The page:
Facing Realities

The next speaker, Deb Turiano, MD Associate Director of VNA Hospice and a palliative physician, echoed Spinelli’s advice and encouraged us to start having these conversations early and have them often. She suggests that we even have our children complete a Health Care Proxy when they turn 18. As she says, “We are a society of over-planners but we don’t plan for dying because we don’t want to have that talk.” She stresses that by making our end of life wishes known long before death is imminent, we can be sure that “what is most important about our humanness be recognized at the end of life.” Perhaps her most powerful suggestion is how to approach the conversation with our loved ones who often do not want to have the conversation with us. She suggests we start by saying, “I’m asking you for a gift—a gift of your time and your intention. This is really important to me and hope you will honor me with your gift of time so we can have this vital conversation.” Dr. Turiano’s gentle nature exudes a sense of peace about herself and her work. Perhaps that is a reflection of her perspective on her work; as she says, “she feels so privileged to be with people at the end of their lives.” And any of us would be privileged to have her with us at that time.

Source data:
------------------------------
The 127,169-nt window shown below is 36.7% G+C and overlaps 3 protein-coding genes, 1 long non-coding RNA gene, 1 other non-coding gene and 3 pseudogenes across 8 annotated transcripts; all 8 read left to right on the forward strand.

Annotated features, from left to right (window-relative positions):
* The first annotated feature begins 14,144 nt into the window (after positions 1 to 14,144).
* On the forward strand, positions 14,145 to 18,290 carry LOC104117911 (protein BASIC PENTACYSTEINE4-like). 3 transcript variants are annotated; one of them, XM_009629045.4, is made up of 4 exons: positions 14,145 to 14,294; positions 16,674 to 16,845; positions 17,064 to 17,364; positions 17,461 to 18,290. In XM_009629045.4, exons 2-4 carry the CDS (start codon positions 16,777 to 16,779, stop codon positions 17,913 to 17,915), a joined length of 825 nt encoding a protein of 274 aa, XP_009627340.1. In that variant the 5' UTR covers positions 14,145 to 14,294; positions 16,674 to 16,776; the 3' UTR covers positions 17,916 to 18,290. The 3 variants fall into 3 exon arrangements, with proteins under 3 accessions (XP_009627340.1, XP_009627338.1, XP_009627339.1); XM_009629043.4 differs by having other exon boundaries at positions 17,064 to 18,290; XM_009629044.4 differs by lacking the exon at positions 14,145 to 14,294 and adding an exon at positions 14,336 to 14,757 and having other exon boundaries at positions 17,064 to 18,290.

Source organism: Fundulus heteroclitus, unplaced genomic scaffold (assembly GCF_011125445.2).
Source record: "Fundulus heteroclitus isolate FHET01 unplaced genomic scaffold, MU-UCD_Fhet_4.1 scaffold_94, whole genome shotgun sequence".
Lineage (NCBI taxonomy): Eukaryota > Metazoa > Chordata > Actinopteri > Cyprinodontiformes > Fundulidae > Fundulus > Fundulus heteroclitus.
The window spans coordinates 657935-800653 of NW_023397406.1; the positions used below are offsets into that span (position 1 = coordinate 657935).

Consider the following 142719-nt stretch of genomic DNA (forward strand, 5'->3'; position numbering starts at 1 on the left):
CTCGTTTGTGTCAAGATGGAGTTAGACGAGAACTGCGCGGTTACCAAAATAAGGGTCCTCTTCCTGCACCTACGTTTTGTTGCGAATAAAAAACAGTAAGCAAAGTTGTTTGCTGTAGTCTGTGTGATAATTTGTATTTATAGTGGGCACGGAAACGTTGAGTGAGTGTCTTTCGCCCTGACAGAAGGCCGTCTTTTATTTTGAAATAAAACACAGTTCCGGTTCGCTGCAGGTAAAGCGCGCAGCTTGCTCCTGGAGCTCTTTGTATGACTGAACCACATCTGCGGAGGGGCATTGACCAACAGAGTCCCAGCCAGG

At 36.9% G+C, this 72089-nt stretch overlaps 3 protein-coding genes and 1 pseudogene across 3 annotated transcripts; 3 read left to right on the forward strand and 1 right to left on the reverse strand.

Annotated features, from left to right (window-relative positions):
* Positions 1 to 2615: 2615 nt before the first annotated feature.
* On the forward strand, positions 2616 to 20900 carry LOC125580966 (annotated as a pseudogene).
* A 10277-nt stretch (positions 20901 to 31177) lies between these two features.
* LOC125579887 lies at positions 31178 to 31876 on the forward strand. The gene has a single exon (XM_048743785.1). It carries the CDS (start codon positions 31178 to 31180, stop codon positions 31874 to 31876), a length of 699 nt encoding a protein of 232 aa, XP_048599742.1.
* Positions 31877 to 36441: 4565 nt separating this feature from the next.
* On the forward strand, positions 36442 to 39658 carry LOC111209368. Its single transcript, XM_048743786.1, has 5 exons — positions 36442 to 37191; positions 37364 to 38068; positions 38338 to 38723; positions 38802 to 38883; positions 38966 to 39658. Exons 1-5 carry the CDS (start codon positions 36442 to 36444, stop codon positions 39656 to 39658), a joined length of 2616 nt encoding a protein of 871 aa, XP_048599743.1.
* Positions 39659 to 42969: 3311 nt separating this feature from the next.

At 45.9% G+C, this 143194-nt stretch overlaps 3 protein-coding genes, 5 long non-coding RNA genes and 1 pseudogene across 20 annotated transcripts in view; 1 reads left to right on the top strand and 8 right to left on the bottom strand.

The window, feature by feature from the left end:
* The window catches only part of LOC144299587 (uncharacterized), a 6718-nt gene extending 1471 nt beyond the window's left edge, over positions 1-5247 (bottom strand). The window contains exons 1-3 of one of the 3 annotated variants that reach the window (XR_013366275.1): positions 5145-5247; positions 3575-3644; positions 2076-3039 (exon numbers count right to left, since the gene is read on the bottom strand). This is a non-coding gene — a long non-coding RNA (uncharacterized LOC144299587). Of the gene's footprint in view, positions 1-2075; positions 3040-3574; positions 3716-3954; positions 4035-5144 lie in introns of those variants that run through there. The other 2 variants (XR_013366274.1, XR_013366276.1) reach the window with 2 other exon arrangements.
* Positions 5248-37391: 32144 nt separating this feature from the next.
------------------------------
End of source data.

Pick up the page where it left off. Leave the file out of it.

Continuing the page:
Honoring Choices

Richard and Gretchen Dagget are facilitators for an organization called Honoring Choices, a nonprofit organization whose mission is to educate and assist adults in making health care plans and providing them the resources to have their choices honored. They recommend we follow a three-step program that provides guidance in planning for end of life.

1. Have a conversation with yourself about your choices.
2. Have a conversation with others and communicate those choices.
3. Prepare the appropriate documents to ensure your choices are honored.

So many people say they don’t want to “be a burden” to others at the end of their lives, but it is a burden not knowing a person’s desires! Echoing Dr. Turiano’s suggestion that we ask for the gift of time from our loved ones, they suggest we give family, spouse, health care proxy a copy of the book, “The Gift of Preparedness,” and they ended their presentation with a reminder of what Buddha said, “Unless you think about death, you can’t really live life.”
Facing God